This depends on whose point of view you take. For the pigs, the changes were wonderfully successful. They moved from just being another animal on the farm to being the leaders/controllers of the farm. At the end, although they do not look like human beings, the pigs "are" human beings.
From the other animals point of view, nothing has changed and there is no "success." The only thing that has changed for them is that they have new oppressors. In fact, their situation may be worse. Under Jones, their oppressor was of a different "species." Under the pigs, they know that their own are their oppressors, and this situation is probably less hopeful than their original situation.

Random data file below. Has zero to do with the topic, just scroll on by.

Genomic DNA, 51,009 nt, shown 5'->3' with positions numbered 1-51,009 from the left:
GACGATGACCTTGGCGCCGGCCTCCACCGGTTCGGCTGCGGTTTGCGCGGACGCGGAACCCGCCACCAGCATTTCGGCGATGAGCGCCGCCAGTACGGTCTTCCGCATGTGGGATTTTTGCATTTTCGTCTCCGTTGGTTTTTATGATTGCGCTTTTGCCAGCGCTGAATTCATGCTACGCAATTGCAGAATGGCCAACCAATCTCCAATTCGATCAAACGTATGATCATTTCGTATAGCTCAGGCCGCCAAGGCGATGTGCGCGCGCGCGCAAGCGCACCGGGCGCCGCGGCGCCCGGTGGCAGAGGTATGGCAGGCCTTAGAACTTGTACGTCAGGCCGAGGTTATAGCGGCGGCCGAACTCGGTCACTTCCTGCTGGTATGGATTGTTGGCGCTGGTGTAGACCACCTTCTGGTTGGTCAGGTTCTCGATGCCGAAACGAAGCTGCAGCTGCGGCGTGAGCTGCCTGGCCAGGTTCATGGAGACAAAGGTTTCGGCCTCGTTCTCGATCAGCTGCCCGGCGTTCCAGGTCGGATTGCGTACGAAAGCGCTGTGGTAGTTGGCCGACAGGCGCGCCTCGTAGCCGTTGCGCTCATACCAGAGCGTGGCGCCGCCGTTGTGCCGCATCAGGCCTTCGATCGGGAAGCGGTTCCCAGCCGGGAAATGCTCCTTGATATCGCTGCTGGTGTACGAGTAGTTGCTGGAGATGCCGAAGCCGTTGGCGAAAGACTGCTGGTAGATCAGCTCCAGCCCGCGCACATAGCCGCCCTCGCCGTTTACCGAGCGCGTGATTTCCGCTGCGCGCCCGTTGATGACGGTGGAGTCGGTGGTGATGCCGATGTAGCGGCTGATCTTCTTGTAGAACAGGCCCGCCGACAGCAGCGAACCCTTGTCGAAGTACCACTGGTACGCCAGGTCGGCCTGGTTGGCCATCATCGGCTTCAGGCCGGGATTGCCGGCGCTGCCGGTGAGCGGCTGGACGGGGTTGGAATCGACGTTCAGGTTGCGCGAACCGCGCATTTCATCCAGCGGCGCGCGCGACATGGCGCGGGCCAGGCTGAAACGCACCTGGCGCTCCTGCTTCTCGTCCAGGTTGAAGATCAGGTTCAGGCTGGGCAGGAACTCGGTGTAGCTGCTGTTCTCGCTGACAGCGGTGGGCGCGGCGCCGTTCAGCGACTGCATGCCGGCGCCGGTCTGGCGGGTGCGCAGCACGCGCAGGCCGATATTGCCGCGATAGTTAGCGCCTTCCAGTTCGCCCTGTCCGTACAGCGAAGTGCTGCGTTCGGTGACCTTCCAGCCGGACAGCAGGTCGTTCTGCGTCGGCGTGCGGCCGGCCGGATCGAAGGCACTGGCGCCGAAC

This, of course, is the entire point of the book. If we allow it to happen, someone will come along and make promises that they will do things that will "help" us; if we follow them blindly, then we will be switching one oppressor for another. This is clearly what Marx/The Old Major had in mind in their philosophies.